And compare that to the way long drivers swing today:

      … you’d probably agree that it’s a pretty short back swing for the power and distance it produced!

  2. targettom

    on a similar vein, there is a video comparing JD Holmes’ swing to another pro ” long swinger” – JD’s swing looks like a 3/4 swing because he doesnt get his club to parallel; but if you take away the club and just focus on his hands, he gets his hands as high and far around as almost anybody.

    1. D Watts Post author

      Great point, Tom – I was going to make it, and forgot to, in the response – that it’s not the club shaft that indicates the back swing length but the degree of shoulder turn and the left or leading arm position.

      Below, you can see a pic I made a few years ago when I thought my back swing was too long and loose, comparing it to Nicklaus’ – his shaft wasn’t at parallel, but when you look at his shoulder turn and left arm position – he was cranked!

  3. targettom

    thanks that’s a great picture. I can coil as far as Nicklaus was doing; I just cannot seem to deliver the club back to the ball consistently, so I shortened my swing. Guess I’ll try again when the weather improves

    1. D Watts Post author

      The pic was from a post I’d written during my “Jack Nicklaus Project” days in the summer of 2015, out of which arose the “Kinesiology Of The MCS Golf Swing” video.

      If you look at Jack’s left gate and arm compared to mine, as I highlighted them – even though my back swing looked “longer,” JN had way more potential leverage than I did.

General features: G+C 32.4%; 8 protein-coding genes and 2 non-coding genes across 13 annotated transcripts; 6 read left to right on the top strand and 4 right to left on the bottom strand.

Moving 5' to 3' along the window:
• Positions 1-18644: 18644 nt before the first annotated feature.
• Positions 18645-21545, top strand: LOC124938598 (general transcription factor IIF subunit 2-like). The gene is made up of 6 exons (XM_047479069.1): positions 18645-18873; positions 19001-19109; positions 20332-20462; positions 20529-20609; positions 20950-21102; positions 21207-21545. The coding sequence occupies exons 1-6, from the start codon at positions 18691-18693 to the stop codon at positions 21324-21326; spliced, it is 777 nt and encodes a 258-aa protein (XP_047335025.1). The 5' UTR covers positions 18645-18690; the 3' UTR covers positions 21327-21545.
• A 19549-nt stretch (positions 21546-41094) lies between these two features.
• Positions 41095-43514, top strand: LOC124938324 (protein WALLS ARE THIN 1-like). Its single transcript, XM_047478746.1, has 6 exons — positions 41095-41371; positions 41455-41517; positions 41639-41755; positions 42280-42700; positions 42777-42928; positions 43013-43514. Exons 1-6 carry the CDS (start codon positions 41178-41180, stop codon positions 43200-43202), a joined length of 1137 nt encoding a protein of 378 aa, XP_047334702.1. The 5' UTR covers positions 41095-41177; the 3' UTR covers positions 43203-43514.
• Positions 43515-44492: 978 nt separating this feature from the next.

Simple fact: Learn from the greatest stars instead of the latest stars, and you’ll be alright!

  4. targettom

    Thought I’d follow up; last couple of range sessions I have been making a much bigger shoulder turn (past 90*) and a bigger hip turn, with a pivot on my lead foot by getting up on my left big toe. Very high hands on the BSW, club to parallel etc. Clubhead speed increased by no less than 5 and up to 9 mph. So I’ve gained distance for sure. I think I can get a little more than that still. And as long as my head is stable on the backswing and downswing the ball goes straight. I mean STRAIGHT. It’s amazing. Crushed and right down the middle. I am not consistent with it yet but I am very encouraged.

    1. D Watts Post author

      And as long as my head is stable on the backswing and downswing the ball goes straight. I mean STRAIGHT. It’s amazing. Crushed and right down the middle. I am not consistent with it yet but I am very encouraged.

      That is great, Tom! Funny, people will throw out the idea of keeping a stable head through proper positioning and mechanics as too difficult – but if one follows the procedure I’ve laid out for the proper setup, the legs & hips do the rest, and like you say… “Crushed and right down the middle…”

      Once you get that, you’ll never go back! 😉 Good stuff, Tom.